|Publication number||US5395585 A|
|Application number||US 08/004,878|
|Publication date||Mar 7, 1995|
|Filing date||Jan 19, 1993|
|Priority date||Jul 24, 1990|
|Publication number||004878, 08004878, US 5395585 A, US 5395585A, US-A-5395585, US5395585 A, US5395585A|
|Inventors||Joel M. Goldstein|
|Original Assignee||Aquarium Pharmaceuticals, Inc.|
|Export Citation||BiBTeX, EndNote, RefMan|
|Patent Citations (26), Non-Patent Citations (5), Referenced by (10), Classifications (12), Legal Events (6)|
|External Links: USPTO, USPTO Assignment, Espacenet|
This is a continuation-in-part application of U.S. patent application Ser. No. 07/696,689, filed May 7, 1991, now U.S. Pat. No. 5,211,872, which was a division of U.S. patent application Ser. No. 07/557,252, filed Jul. 24, 1990, now U.S. Pat. No. 5,082,573.
The present invention relates to a method for controlling odors, particularly those caused by ammonia. In addition, the present invention is directed to a method for preparing an odor-controlling composition and the composition produced thereby.
It is known in the biological arts that urea is excreted by animals as a result of normal animal metabolism and is rapidly converted into ammonia by biological action, primarily bacterial action. In aquatic systems, fish and other aquatic animal life excrete urea directly into the water, where it is rapidly converted into ammonia. Non-aquatic animals also excrete urea into natural habitats and, especially domestic animals, into artificial habitats, such as stalls, coops, cages, litter pans and other indoor and outdoor structures. In addition, urea excretion may be found in restrooms, sidewalks and other public places due to human misuse as well as domestic animals. Ammonia is also produced as a result of the decay of solid animal waste and uneaten food.
If allowed to build up, ammonia reaches toxic levels, causing sickness and death of animal life. Ammonia is an environmental contaminant deadly to animal life and produces a potent, generally noxious odor. For this reason, it is desired to remove, neutralize or otherwise deodorize ammonia in animal environments to detoxify these contaminants, so that such environments are safe and odor free.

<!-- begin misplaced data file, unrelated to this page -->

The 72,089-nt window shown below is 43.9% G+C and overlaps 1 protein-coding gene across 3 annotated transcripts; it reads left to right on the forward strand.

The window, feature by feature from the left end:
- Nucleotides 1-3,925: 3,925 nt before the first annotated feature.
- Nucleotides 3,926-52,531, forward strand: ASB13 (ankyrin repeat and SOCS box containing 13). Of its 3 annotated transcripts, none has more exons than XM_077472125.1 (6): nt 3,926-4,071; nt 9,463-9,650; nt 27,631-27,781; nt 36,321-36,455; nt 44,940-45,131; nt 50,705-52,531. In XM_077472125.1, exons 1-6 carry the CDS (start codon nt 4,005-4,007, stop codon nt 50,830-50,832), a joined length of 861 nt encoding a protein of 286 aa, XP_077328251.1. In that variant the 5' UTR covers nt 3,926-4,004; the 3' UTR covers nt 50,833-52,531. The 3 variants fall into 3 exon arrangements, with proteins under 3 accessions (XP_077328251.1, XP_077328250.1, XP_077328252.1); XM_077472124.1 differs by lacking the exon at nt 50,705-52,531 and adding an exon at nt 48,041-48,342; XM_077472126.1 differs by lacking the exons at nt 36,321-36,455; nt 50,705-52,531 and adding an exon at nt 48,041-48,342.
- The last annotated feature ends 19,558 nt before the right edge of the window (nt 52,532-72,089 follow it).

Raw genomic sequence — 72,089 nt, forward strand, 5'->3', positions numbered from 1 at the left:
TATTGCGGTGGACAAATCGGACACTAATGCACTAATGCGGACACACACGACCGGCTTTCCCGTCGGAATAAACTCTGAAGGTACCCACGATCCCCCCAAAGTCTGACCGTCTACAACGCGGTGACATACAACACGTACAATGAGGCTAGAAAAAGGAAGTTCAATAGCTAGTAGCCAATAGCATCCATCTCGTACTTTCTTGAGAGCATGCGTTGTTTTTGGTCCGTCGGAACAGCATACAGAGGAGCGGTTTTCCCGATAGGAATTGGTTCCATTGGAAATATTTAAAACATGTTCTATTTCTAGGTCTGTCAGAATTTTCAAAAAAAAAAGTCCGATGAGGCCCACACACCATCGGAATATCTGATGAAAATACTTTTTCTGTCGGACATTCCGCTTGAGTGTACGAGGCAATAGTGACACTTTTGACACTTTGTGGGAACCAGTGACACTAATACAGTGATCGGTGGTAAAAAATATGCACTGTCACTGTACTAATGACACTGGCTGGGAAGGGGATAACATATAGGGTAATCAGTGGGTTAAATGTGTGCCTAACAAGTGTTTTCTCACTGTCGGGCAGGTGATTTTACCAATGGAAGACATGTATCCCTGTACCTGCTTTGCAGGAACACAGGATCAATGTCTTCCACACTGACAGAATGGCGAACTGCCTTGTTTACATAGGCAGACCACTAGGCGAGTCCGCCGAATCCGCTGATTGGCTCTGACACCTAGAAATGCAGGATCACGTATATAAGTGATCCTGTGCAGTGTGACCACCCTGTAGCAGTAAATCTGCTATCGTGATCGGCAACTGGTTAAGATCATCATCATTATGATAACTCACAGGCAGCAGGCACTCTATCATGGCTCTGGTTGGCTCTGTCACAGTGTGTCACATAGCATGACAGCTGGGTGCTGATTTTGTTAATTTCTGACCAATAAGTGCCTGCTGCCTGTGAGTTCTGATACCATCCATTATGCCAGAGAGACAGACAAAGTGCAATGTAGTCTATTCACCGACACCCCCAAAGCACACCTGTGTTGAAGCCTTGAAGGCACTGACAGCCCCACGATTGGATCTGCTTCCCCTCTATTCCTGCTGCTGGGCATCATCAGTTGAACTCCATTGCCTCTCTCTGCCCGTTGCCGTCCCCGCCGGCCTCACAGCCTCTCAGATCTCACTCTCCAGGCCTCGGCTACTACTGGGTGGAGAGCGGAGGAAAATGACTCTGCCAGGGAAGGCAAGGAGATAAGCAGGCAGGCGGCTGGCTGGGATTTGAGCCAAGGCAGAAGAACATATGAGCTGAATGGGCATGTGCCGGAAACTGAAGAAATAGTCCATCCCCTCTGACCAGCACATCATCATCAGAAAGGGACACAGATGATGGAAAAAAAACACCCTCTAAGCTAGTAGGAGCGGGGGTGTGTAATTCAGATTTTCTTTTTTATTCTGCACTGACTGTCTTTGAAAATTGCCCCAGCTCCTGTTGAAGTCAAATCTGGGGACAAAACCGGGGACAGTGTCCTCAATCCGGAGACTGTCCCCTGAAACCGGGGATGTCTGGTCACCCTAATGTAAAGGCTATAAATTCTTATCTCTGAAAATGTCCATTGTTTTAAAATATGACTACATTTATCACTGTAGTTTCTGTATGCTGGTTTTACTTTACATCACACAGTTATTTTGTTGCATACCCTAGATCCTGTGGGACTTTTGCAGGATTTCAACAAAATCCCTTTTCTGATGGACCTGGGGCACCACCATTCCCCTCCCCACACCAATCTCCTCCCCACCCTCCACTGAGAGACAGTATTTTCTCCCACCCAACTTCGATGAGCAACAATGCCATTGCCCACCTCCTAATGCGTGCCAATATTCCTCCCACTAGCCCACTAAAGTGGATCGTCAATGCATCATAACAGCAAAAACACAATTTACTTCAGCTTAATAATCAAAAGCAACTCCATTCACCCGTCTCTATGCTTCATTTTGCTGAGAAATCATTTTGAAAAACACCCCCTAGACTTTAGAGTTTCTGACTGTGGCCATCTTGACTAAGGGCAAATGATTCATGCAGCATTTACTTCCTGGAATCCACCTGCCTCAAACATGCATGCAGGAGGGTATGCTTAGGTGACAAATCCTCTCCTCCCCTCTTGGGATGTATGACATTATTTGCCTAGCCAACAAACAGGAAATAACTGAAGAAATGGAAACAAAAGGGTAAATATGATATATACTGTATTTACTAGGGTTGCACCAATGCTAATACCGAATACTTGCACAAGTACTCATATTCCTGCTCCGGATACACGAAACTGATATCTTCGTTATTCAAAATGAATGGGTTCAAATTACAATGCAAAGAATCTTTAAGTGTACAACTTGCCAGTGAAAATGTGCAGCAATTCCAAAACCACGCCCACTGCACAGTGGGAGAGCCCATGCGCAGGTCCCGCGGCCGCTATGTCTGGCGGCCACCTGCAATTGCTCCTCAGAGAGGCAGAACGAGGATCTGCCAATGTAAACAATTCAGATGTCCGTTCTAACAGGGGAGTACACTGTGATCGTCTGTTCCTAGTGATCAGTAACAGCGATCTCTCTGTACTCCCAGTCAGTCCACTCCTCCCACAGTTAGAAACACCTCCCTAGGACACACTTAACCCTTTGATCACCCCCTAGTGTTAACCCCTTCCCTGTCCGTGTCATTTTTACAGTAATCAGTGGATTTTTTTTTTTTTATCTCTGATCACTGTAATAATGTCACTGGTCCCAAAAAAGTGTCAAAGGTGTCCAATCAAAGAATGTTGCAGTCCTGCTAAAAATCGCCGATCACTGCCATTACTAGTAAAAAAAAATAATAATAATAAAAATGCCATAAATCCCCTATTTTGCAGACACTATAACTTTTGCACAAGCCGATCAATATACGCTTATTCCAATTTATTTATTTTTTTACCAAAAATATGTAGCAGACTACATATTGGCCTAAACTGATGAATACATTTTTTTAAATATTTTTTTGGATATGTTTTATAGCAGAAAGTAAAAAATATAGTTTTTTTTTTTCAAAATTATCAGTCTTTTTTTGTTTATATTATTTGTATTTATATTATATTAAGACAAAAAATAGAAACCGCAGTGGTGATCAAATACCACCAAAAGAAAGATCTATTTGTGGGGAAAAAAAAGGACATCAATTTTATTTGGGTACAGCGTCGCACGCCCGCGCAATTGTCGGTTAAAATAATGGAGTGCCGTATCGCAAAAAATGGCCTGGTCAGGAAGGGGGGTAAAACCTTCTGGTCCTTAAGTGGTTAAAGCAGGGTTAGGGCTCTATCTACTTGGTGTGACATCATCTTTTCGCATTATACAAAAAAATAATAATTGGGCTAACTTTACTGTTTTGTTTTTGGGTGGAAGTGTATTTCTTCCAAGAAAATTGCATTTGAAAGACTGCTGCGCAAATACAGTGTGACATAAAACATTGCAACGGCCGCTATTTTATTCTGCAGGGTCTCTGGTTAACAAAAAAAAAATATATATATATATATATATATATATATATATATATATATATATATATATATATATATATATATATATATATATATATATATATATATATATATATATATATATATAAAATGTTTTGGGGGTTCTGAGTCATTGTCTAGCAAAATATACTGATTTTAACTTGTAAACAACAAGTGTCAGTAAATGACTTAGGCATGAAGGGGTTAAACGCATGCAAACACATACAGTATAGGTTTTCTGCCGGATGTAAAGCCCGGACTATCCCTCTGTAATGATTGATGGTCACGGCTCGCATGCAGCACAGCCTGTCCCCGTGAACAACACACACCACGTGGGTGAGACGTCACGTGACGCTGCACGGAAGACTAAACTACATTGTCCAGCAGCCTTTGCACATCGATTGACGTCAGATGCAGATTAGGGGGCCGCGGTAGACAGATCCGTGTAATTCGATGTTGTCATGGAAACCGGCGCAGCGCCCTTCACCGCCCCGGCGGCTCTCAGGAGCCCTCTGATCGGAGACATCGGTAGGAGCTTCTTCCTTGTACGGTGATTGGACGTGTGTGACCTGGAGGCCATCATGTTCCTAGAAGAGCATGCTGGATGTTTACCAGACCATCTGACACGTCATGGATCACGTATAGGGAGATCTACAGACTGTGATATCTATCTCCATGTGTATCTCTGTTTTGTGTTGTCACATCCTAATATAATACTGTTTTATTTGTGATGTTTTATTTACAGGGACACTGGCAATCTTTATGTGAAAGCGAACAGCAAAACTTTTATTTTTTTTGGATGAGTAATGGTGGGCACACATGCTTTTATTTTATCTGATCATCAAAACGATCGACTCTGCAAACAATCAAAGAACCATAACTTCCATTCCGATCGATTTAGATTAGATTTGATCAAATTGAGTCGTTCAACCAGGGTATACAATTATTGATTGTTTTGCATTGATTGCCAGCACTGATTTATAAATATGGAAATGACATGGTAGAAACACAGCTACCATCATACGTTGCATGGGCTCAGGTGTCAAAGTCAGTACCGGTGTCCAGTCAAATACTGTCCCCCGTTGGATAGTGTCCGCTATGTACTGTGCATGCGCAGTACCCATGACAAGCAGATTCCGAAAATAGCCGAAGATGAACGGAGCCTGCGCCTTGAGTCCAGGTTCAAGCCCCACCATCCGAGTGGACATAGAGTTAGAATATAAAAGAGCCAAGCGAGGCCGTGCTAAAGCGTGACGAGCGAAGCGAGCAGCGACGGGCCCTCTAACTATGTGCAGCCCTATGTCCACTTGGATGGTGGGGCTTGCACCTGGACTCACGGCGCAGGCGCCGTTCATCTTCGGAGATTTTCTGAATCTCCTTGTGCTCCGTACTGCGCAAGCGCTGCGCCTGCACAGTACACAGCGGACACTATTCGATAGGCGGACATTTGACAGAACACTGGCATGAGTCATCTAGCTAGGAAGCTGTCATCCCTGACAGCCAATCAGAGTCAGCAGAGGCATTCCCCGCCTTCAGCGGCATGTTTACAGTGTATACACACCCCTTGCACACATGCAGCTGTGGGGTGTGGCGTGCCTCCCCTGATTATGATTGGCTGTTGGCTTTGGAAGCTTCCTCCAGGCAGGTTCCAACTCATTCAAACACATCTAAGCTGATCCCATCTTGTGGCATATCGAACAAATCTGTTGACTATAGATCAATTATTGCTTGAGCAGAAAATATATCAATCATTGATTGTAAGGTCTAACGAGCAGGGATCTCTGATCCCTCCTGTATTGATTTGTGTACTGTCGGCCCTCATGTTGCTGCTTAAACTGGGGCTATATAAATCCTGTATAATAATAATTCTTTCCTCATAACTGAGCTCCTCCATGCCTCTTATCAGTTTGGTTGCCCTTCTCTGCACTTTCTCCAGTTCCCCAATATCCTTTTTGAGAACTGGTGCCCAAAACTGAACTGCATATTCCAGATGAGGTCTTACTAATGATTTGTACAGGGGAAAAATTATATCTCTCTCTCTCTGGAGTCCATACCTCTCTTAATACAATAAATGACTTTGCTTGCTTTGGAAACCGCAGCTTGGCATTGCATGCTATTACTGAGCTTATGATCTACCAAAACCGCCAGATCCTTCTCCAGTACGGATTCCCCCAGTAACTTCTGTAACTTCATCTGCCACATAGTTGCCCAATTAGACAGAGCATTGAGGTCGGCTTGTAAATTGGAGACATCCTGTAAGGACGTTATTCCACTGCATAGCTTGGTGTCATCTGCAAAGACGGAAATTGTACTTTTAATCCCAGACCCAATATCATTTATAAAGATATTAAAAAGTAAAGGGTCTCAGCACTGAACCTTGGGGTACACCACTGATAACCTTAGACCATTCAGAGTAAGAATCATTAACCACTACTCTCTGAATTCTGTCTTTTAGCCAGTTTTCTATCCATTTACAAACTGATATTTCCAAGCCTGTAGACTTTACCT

As used herein with respect to the present invention, "deodorize" means to control or reduce the odor of ammonia to a level at which ammonia odor is not offensive and preferably not perceptible, regardless of the chemical, biological or biochemical mechanism causing the ammonia odor.
Conventional methods for controlling ammonia odors include the use of fragrance laden compounds to mask the ammonia odors and the use of zeolite, activated carbon or other minerals or materials having high surface area or an ability to adsorb fluids or gases. These adsorbents typically take the form of loose chips, granules or powder with which the ammonia must be contacted. Such methods work by adsorbing ammonia or ammonia-producing compounds, inhibiting release of noxious odors and facilitating removal of the adsorbed compounds along with the zeolite or similar material. One example of such a method is the use of animal litter formed of zeolite or clay granules. Such methods, however, are generally inconvenient and inefficient because the zeolite or similar compound chips, granules or powders are messy to handle and must be added to a confined container to be generally effective. In addition, zeolites and similar materials have a limited adsorption capacity and relatively large quantities, which are bulky and heavy, must be used. Moreover, especially where chips or granules are used, odor causing compounds may not efficiently permeate and contact or be adsorbed by the zeolite or similar material.
In view of the deficiencies and inefficiencies of the prior art, it is desirable to have a method for controlling odors, particularly ammonia odor, that is safe, non-toxic, easy to use and is capable of keeping animal environments substantially odor free for an .extended period of time.
According to the present invention, a method for controlling odor in an ammonia odor-containing environment comprises adding to the environment a non-toxic aqueous acidified amine-based deodorizing composition in an amount effective to deodorize the ammonia odor in the system.
Further, the present invention is directed to a method of preparing a stable, non-toxic aqueous composition for controlling odors in ammonia odor-containing environments comprising the steps of mixing an amine-based compound with water to form a solution and acidifying the amine-based compound in the solution to form a reaction mixture such that the solution has a pH suitable for ammonia odor control which minimizes toxicity of the solution to plant and animal life.
The present invention is directed to a method for controlling odors, particularly ammonia odor in ammonia odor-containing environments. Such environments include closed and open environments which are naturally occurring or man-made including, but not limited to, animal litter, animal litter containers, cages, crates, stalls, coops, restrooms and other environments where ammonia may occur.
In accordance with the present invention, odors are controlled in an ammonia odor-containing environment by adding to the environment an amine-based ammonia deodorizing solution in an amount effective to deodorize the ammonia odor in the environment. The amount of the amine-based ammonia deodorizer necessary to deodorize the ammonia odor will vary depending on the amount of ammonia present in the environment.